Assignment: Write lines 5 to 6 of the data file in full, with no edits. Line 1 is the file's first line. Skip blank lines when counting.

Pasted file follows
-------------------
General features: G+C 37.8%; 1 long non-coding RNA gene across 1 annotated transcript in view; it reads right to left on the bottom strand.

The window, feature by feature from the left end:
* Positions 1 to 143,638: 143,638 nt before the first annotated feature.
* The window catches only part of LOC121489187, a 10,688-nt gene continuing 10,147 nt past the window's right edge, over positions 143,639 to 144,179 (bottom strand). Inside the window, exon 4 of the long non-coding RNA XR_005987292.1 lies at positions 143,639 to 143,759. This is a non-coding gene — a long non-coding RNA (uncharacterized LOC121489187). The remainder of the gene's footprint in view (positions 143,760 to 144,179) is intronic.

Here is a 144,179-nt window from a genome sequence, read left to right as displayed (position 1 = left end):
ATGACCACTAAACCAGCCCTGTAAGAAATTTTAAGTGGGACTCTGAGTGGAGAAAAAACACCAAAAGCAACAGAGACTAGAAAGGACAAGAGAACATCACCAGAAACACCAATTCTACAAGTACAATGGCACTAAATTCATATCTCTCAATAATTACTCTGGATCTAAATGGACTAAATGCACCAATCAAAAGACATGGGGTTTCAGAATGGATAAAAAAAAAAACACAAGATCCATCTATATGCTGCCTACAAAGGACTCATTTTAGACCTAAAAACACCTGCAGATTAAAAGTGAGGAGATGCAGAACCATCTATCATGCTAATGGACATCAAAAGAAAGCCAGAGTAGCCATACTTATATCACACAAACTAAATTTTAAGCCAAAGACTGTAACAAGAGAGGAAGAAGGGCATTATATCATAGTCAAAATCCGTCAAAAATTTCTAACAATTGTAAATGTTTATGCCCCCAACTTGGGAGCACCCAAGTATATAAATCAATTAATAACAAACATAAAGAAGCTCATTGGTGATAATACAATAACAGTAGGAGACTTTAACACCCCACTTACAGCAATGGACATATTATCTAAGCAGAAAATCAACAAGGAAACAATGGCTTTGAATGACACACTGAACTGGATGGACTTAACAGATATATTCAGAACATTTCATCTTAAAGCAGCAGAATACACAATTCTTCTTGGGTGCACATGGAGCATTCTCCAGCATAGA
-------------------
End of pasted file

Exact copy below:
Here is a 144,179-nt window from a genome sequence, read left to right as displayed (position 1 = left end):
ATGACCACTAAACCAGCCCTGTAAGAAATTTTAAGTGGGACTCTGAGTGGAGAAAAAACACCAAAAGCAACAGAGACTAGAAAGGACAAGAGAACATCACCAGAAACACCAATTCTACAAGTACAATGGCACTAAATTCATATCTCTCAATAATTACTCTGGATCTAAATGGACTAAATGCACCAATCAAAAGACATGGGGTTTCAGAATGGATAAAAAAAAAAACACAAGATCCATCTATATGCTGCCTACAAAGGACTCATTTTAGACCTAAAAACACCTGCAGATTAAAAGTGAGGAGATGCAGAACCATCTATCATGCTAATGGACATCAAAAGAAAGCCAGAGTAGCCATACTTATATCACACAAACTAAATTTTAAGCCAAAGACTGTAACAAGAGAGGAAGAAGGGCATTATATCATAGTCAAAATCCGTCAAAAATTTCTAACAATTGTAAATGTTTATGCCCCCAACTTGGGAGCACCCAAGTATATAAATCAATTAATAACAAACATAAAGAAGCTCATTGGTGATAATACAATAACAGTAGGAGACTTTAACACCCCACTTACAGCAATGGACATATTATCTAAGCAGAAAATCAACAAGGAAACAATGGCTTTGAATGACACACTGAACTGGATGGACTTAACAGATATATTCAGAACATTTCATCTTAAAGCAGCAGAATACACAATTCTTCTTGGGTGCACATGGAGCATTCTCCAGCATAGA